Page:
In discussing treatment for prostate cancer, it is important to consider patient factors such as age and general performance status as well as tumor factors such as Gleason score, initial serum PSA, and estimated clinical volumes/stage of the tumor. If a patient has less than a 50 percent chance of surviving 10 years, it is difficult to measure the positive effect of treatment. The side effects of different therapies also have to be considered. It is optimal when patients come to a treatment decision based on consultation and input from both surgical and radiation oncology services.
Radical or complete prostatectomy
This is the treatment choice for patients with organ-confined disease and a life expectancy of more than 10 years. Generally, age 70 is used as a relative cutoff for strongly recommending surgery. Using an anatomical retropubic approach, Walsh has shown that the carvernosal nerves that mediate erectile function can be identified and avoided, reducing postoperative erectile dysfunction considerably. This can be done in greater than 50 percent of men under the age of 60 but is less successful in men as they approach and surpass the age of 70. Significant urinary incontinence may be encountered in up to 4 to 8 percent of patients, and bladder neck contractures can occur in 2 to 6 percent of patients. Surgical mortality is less than 0.2 percent but 1 to 2 percent of patients may develop pulmonary emboli. The radical perineal prostatectomy is associated with reduced blood loss as the dorsal venous complex is not divided. It may be the preferred approach in very obese men or in those with a history of abdominal or pelvic surgery where significant retropubic scarring and fibrosis are suspected.
External beam radiation therapy
This is an option for localized prostate cancer and is the treatment of choice for T3 disease. This modality is discussed in greater depth in Chapter 20. In general, it is administered in divided doses ranging from 70 to 80 Gy and is well tolerated. Approximately 3 to 5 percent of patients will experience persistent rectal or bladder symptomatology and greater than 50 percent of patients develop erectile dysfunction within 2 years. Hematuria or hemorrhagic cystitis is a late development in a small percentage of patients. Techniques of conformal therapy have reduced unwanted radiation to the bladder and rectum.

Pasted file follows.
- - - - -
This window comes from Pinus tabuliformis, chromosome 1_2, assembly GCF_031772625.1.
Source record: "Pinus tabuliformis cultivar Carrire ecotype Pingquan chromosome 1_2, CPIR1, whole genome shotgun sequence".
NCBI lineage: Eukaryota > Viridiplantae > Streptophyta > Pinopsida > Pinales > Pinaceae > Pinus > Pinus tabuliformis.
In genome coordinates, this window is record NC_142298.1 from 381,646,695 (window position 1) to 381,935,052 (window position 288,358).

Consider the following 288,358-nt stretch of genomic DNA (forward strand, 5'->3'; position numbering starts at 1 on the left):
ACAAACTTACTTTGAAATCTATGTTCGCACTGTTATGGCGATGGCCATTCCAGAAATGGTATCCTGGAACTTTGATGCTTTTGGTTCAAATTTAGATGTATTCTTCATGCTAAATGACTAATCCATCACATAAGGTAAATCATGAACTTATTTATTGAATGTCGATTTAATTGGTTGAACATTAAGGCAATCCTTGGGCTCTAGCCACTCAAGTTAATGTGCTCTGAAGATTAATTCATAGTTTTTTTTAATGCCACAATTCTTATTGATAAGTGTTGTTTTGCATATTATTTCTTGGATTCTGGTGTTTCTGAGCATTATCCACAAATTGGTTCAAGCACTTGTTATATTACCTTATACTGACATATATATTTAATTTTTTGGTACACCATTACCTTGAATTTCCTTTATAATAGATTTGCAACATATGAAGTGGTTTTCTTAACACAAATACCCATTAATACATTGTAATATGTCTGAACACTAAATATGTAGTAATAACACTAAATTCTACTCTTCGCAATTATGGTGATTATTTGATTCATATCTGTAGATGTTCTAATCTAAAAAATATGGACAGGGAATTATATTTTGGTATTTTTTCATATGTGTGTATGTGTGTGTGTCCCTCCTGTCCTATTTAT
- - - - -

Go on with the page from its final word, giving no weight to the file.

Ultrasound-guided transperineal brachytherapy has become an accepted modality for the treatment of localized prostate cancer using 1251 or 103 Pd radiation sources. Recommended minimum dosing is 144 Gy. Optimal candidates have a serum PSA of less than 10 ng/mL, and a Gleason score of 6 or lower. Many centers utilize short-term neoadjuvant hormonal blockade given the difficulty in treating prostate glands larger than 50 g. Conversely, glands smaller than 20 g are difficult to implant. Short-term complications include urinary retention, urethritis, and irritative voiding symptoms, especially in patients with a history of lower urinary tract obstructive symptoms. Long-term major complications include stricture or contracture development and proctitis. Incontinence is uncommon but averages 20 percent in men with a history of transurethral resection of the prostate. Short-term results (5 years) suggest similar outcomes to surgery or external beam radiation therapy, but long-term data are lacking. Results are not as encouraging for men with tumors of Gleason grade 7 or higher. Newer protocols include combination of brachytherapy and external beam
Ablation of cancer by tissue freezing. Performed percutaneously with liquid nitrogen or argon. New techniques employing a greater number of smaller probes associated with less incontinence and/or erectile dysfunction. Pelvic pain persists.
Trial of watchful waiting vs. surgery demonstrated 2 fold increase in prostate cancer deaths and 70% increase in metastasis rate in patients observed for 5 years. Overall death rate similar in each group. Appropriate for elderly patients with significant co-morbidity or patients with minimal burden disease conflicted about treatment options.